Monday, 3 September 2018

Day 2 Perth to Meekatharra

An early departure as we have a long day ahead.  It’s 777km from Perth to Meekatharra on National Highway 95.  I opted for a Sunday departure in the hope we would encounter minimal road trains during the journey.  Highway 95 is the man inland route north and being the shortest route is very busy.  There are no rail lines to northern West Australia resulting in 90% of the freight being transported by road train.  This far south they are limited to a maximum length of 100ft and usually consist of a prime mover towing three long trailers.  Further north you can encounter roads trains with a 4th or 5th trailer.

The trip will take us via New Norcia, Payne’s Find, Mount Magnet and finally Meekatharra.  The maximum towing speed in West Australia is 100kmh and I’d calculated we would be driving for 9-10 hours changing drivers on the hour.  This day we will be on bitumen, but that will change once we reach Meekathara.

Two hours north of Perth is New Norcia.  Until today this is the furthest north I travelled by road in West Australia.    New Norcia is the only monastic town in Australia.  In 1846 two Spanish Benedictine monks arrived to establish a mission to convert the local Aborigines.  The abbey continues to operate with 11 monks living in the monastery.  

This part of West Australia is the northern wheatbelt.  From this point onwards the flora starts to change.  Grain farming is replaced by dry mulga bush and salt pans.  We start to enter the western goldfield region.

Four hours later we reached Paynes Find where we needed to refuel.  After the price of diesel in Perth the cost at Paynes Find came as a shock.  However we knew from this point onwards the price would continue to rise, therefore the plan was to regularly top-up the tank and save the diesel in our jerricans from the most expensive part of the journey. 

In its heyday there was a town but all that’s left is a roadhouse and tired looking motel units.


The roadhouse


A few scattered old buildings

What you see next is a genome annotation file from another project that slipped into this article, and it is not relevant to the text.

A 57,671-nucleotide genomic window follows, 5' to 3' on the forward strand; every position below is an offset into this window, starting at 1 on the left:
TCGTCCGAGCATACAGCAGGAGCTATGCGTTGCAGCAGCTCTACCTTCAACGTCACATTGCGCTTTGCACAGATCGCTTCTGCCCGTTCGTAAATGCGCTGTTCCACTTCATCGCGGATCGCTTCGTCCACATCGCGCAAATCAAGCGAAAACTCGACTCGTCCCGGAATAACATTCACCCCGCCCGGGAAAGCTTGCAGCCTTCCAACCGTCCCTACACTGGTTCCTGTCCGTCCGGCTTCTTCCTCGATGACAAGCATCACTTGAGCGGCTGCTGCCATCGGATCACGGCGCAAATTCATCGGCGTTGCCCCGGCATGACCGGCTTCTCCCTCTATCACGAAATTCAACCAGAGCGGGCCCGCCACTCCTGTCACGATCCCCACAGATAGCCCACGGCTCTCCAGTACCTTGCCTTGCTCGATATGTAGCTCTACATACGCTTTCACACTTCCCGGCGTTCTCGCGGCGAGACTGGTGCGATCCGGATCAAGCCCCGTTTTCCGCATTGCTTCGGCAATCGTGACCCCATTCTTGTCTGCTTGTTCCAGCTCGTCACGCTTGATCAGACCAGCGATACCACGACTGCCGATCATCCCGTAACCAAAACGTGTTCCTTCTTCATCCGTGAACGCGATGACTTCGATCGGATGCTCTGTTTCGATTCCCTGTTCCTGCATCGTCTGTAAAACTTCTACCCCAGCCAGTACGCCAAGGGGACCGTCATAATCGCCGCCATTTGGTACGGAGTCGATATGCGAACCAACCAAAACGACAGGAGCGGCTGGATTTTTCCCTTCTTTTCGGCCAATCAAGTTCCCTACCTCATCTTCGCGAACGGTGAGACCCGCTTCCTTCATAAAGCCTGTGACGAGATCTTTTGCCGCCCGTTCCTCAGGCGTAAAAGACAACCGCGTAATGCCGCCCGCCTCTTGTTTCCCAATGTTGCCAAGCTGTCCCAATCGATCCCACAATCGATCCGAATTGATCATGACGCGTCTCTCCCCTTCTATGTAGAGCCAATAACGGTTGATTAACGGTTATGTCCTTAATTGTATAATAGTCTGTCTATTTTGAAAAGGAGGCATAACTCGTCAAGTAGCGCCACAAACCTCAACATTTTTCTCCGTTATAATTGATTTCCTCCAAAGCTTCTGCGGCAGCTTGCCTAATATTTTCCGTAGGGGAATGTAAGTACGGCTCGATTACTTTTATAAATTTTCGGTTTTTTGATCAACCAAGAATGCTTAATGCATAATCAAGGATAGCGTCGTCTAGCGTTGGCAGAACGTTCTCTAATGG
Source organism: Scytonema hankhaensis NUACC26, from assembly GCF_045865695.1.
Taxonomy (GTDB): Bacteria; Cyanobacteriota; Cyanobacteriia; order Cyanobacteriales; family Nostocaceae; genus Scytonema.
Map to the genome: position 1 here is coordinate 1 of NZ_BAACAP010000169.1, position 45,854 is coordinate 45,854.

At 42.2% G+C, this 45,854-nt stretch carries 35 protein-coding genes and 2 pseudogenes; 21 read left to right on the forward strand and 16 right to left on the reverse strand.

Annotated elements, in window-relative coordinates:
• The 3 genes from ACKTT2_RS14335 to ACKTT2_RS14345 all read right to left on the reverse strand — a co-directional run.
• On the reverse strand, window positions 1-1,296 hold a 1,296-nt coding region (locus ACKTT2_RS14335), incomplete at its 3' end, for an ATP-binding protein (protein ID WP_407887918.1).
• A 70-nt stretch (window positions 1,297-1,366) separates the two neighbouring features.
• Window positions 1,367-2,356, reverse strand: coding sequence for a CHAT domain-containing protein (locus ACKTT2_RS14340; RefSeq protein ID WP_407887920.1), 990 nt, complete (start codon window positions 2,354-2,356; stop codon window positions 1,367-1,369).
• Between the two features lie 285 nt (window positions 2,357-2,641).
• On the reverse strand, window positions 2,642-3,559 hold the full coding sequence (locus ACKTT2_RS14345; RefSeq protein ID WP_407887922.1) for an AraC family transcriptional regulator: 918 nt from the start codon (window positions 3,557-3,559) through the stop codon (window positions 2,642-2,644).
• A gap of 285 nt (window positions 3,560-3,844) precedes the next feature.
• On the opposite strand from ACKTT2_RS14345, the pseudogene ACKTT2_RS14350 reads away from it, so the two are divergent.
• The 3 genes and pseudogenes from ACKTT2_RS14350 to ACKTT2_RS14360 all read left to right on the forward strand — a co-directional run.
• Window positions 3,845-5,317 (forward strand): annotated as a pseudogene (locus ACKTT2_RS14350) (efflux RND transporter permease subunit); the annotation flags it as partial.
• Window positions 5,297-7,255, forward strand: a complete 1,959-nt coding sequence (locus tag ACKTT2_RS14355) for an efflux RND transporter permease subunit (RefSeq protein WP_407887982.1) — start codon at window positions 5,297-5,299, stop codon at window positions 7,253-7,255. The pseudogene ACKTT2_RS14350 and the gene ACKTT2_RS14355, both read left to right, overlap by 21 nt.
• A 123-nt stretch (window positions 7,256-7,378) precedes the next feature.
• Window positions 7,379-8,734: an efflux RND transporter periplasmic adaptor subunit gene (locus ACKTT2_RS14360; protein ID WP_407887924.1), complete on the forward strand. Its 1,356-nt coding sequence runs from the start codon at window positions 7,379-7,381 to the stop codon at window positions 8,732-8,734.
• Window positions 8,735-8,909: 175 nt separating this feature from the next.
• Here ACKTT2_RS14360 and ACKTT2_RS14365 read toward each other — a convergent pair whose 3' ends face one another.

The motel units surrounded by lush green grass Smile

Thomas Payne discovered gold here in 1911 and the original gold battery continues to operate.   But mostly for passing tourists!  Another major attraction here are the seasonal wildflowers.

We press on to Mount Magnet noticing more signs of mining.  Explorer Robert Austin named the prominent hill Mount Magnet after it affected the readings on his compass.  The hill has a very high iron content.   Gold continues to be mined in the surrounding area. 

Another three hours of driving had us reach Meekatharra.  For the last 30km we travelled adjacent to the perway of the now abandoned Northern Railway.  The line was built during the last 10 years of the 19th century to service the goldfields.  It was extended east in 1909 to reach Wiluna.  The line was closed in the early 1970’s

Meekatharra is an Aboriginal word meaning “Little Water”.  For a brief period the local area experienced a gold rush but this rapidly died.  Today Meekatharra is a service centre for the surrounding cattle stations and mines.


With the 4x4 refuelled <ouch> we made an unsuccessful search for a food outlet and eventually gave up.  In the months prior to departing I’d carefully examined Meekatharra in Google Earth and thought I’d identified a potential free camping area just east of the town on the road to Wiluna.  This proved to be correct and was where we spent our first night.  


Carlin cooked dinner <obviously he’d been briefed on my culinary skills by his grandmother> whilst Monique opted to dig the latrine and wash up.


I <of course> employed my supervisory management skills!

We used the ‘Kelly Kettle’ for the first time and I was impressed with it’s performance.  Hot water was rapidly produced using a combination of dead leaves and dry twigs.


My one man stretcher tent was quickly erected; meanwhile Carlin and Monique had their first real experience of erecting the rooftop tent on the trailer.  We were in bed just after dusk knowing we’d have to rise at dawn for another early start. 


Davidss said...

I feel it is remiss of me to ask, but ...
"I’d calculated we would be driving for 9-10 hours changing drivers on the hour". How many drivers, 2 or 3?

Tom and Jan said...

Three drivers constantly rotating on the hour!

Davidss said...

Good; the answer I had hoped for. Well done to all the party.